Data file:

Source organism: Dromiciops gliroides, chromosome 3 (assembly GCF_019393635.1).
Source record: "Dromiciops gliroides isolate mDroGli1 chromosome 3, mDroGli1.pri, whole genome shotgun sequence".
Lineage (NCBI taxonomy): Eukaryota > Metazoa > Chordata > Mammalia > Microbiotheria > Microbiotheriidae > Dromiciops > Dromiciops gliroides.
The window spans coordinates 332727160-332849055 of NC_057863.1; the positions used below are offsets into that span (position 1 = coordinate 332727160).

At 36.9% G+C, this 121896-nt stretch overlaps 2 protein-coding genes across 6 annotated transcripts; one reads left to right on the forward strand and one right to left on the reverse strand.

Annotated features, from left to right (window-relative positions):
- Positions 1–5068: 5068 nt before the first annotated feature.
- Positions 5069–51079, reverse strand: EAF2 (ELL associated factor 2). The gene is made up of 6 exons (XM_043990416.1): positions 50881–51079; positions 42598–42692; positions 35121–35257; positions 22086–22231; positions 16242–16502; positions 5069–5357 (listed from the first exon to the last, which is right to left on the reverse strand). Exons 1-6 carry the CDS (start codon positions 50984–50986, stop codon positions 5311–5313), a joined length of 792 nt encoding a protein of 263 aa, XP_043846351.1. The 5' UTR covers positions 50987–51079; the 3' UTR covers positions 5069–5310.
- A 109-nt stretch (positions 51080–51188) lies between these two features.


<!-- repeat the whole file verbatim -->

Source organism: Dromiciops gliroides, chromosome 3 (assembly GCF_019393635.1).
Source record: "Dromiciops gliroides isolate mDroGli1 chromosome 3, mDroGli1.pri, whole genome shotgun sequence".
Lineage (NCBI taxonomy): Eukaryota > Metazoa > Chordata > Mammalia > Microbiotheria > Microbiotheriidae > Dromiciops > Dromiciops gliroides.
The window spans coordinates 332727160-332849055 of NC_057863.1; the positions used below are offsets into that span (position 1 = coordinate 332727160).

At 36.9% G+C, this 121896-nt stretch overlaps 2 protein-coding genes across 6 annotated transcripts; one reads left to right on the forward strand and one right to left on the reverse strand.

Annotated features, from left to right (window-relative positions):
- Positions 1–5068: 5068 nt before the first annotated feature.
- Positions 5069–51079, reverse strand: EAF2 (ELL associated factor 2). The gene is made up of 6 exons (XM_043990416.1): positions 50881–51079; positions 42598–42692; positions 35121–35257; positions 22086–22231; positions 16242–16502; positions 5069–5357 (listed from the first exon to the last, which is right to left on the reverse strand). Exons 1-6 carry the CDS (start codon positions 50984–50986, stop codon positions 5311–5313), a joined length of 792 nt encoding a protein of 263 aa, XP_043846351.1. The 5' UTR covers positions 50987–51079; the 3' UTR covers positions 5069–5310.
- A 109-nt stretch (positions 51080–51188) lies between these two features.